Early indications are the answer is yes. The Eagles are "desperate for a corner" and are willing to pay "whatever they need to" in order to land Maxwell, one league source said. And while the Eagles may land Maxwell, given Chip Kelly's track record of drafting and signing players from the University of Oregon, Eagles fans should pay close attention to fifth-year pro Walter Thurmond, who played for Kelly in Eugene.
Other players to keep an eye on here are Chris Culliver and Kareem Jackson, whose versatility Kelly would appreciate. The Eagles have the seventh-most cap room in the league with roughly $40.2 million.
Oakland: The Raiders have a lot of holes to fill, but their lack of experience at cornerback is glaring. Of the six corners currently listed on their depth chart, only one has more than two years of service. They're in the market for a corner if the right one became available at the right price, though adding weapons on the defensive line through free agency is a higher priority for them, a league source indicated.
Kareem Jackson would be a good fit here, but because the Raiders have a preference for bigger corners with four of the six they currently have checking in at over 6 foot, don't count them out in the Maxwell sweepstakes. Adding a player like Antonio Cromartie to spur a short-term improvement might make more sense if they decide to allocate their vast resources to other positions of need. The Raiders have the second-most cap room in the league with roughly $57.4 million.
Houston: The Texans will need a replacement for standout five-year starter Kareem Jackson if he leaves via free agency. They've got nine-year vet Johnathan Joseph under contract for one more year, but if Jackson finds greener pastures, Joseph will be the only player left in their secondary with more than two years of experience. The Texans could be an ideal landing spot for players like Brandon Flowers and Buster Skrine given their respective skills, though Flowers is pushing 30 and would likely be a shorter-term solution compared to Skrine. The Texans currently have the ninth-least cap room in the league with roughly $12.6 million.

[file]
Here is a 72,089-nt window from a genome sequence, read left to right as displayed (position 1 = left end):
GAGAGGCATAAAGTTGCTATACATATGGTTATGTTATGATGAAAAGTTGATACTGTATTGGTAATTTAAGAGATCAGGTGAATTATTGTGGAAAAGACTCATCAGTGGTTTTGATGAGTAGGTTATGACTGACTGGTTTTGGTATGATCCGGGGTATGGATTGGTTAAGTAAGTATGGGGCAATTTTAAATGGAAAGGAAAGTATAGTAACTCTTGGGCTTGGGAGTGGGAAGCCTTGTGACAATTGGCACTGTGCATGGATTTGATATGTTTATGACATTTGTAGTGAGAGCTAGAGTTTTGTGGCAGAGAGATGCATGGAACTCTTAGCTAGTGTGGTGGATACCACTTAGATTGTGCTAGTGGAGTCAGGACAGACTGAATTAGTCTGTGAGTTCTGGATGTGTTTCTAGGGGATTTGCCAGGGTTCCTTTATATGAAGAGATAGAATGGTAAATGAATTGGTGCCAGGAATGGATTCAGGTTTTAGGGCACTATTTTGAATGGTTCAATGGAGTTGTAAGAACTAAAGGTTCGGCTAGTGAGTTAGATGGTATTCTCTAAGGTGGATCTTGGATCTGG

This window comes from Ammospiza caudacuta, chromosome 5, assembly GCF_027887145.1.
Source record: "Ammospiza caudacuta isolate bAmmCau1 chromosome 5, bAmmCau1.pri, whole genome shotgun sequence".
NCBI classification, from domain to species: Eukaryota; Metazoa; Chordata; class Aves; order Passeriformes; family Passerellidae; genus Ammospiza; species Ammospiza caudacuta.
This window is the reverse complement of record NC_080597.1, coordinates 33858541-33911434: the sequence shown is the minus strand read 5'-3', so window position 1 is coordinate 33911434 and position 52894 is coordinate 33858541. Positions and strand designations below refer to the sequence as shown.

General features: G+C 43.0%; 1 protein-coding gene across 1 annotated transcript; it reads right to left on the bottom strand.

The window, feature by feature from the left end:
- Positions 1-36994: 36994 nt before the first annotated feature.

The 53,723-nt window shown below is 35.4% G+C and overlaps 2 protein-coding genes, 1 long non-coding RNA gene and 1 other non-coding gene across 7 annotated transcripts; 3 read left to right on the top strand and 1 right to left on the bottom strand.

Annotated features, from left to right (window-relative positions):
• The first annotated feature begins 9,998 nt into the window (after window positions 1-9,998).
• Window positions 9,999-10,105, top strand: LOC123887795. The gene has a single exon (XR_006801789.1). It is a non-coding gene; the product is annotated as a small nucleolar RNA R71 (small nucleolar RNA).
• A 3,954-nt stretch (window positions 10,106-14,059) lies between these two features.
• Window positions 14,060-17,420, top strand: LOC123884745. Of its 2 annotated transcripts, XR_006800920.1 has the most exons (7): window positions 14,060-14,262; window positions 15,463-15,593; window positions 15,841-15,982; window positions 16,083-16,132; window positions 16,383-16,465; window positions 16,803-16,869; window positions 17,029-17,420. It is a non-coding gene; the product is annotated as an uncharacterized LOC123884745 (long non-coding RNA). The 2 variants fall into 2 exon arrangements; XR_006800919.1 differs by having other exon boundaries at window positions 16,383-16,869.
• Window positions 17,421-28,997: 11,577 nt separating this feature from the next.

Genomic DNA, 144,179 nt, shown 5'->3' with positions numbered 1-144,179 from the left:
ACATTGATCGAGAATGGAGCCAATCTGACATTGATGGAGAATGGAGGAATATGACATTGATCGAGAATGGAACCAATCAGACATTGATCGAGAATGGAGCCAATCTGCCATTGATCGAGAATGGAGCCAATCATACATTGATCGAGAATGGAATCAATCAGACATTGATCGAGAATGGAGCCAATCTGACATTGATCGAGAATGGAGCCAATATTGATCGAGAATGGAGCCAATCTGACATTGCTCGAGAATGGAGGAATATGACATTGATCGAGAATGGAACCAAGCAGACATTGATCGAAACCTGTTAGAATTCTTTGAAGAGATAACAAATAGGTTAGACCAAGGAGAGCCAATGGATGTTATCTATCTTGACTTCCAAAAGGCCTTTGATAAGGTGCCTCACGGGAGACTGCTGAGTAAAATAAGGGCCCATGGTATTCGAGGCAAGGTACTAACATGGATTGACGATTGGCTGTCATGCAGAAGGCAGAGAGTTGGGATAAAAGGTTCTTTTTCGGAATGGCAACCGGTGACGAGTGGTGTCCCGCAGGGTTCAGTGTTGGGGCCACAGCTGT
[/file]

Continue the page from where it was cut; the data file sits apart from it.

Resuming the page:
San Francisco: The 49ers have a young, inexperienced group that will be asked to step into the fire if Perrish Cox, Chris Culliver and Chris Cook all leave in free agency. In all likelihood, San Francisco will be forced to bring in at least one corner for next season, and potentially three. They'll be players in the free-agent corner market, multiple league sources say.
The 49ers currently have the fourth-least cap room in the league with roughly $7.59 million, but are expected to have a decent amount more (due to cuts, restructures, etc.) during free agency.
New York Jets: The Jets are in desperate need of help at cornerback and will be very active in the free-agent market. Kareem Jackson, Chris Culliver and Byron Maxwell will all be of interest to the Jets, and it's conceivable that they could make a play for a second, more affordable corner like Buster Skrine depending on how the early days of free agency play out. Players like Brandon Flowers and Antonio Cromartie are certainly in the discussion since the Jets could use stability at a position that has been shaky for them since Darrelle Revis left after the 2012 season. The Jets currently have the fourth-most cap space in the league with roughly $50 million.
Jacksonville: Don't be surprised if the Jaguars make a strong run at Maxwell, too, as they prefer bigger corners and have money to burn. Of the nine corners on their current roster, seven of them stand 6-feet or taller (with three standing over 6-2). Antonio Cromartie is a possibility here as well, as he'd provide a short-term upgrade at a position they could stand improvement. The Jaguars currently have more cap room than any other franchise in the league with roughly $68.5 million.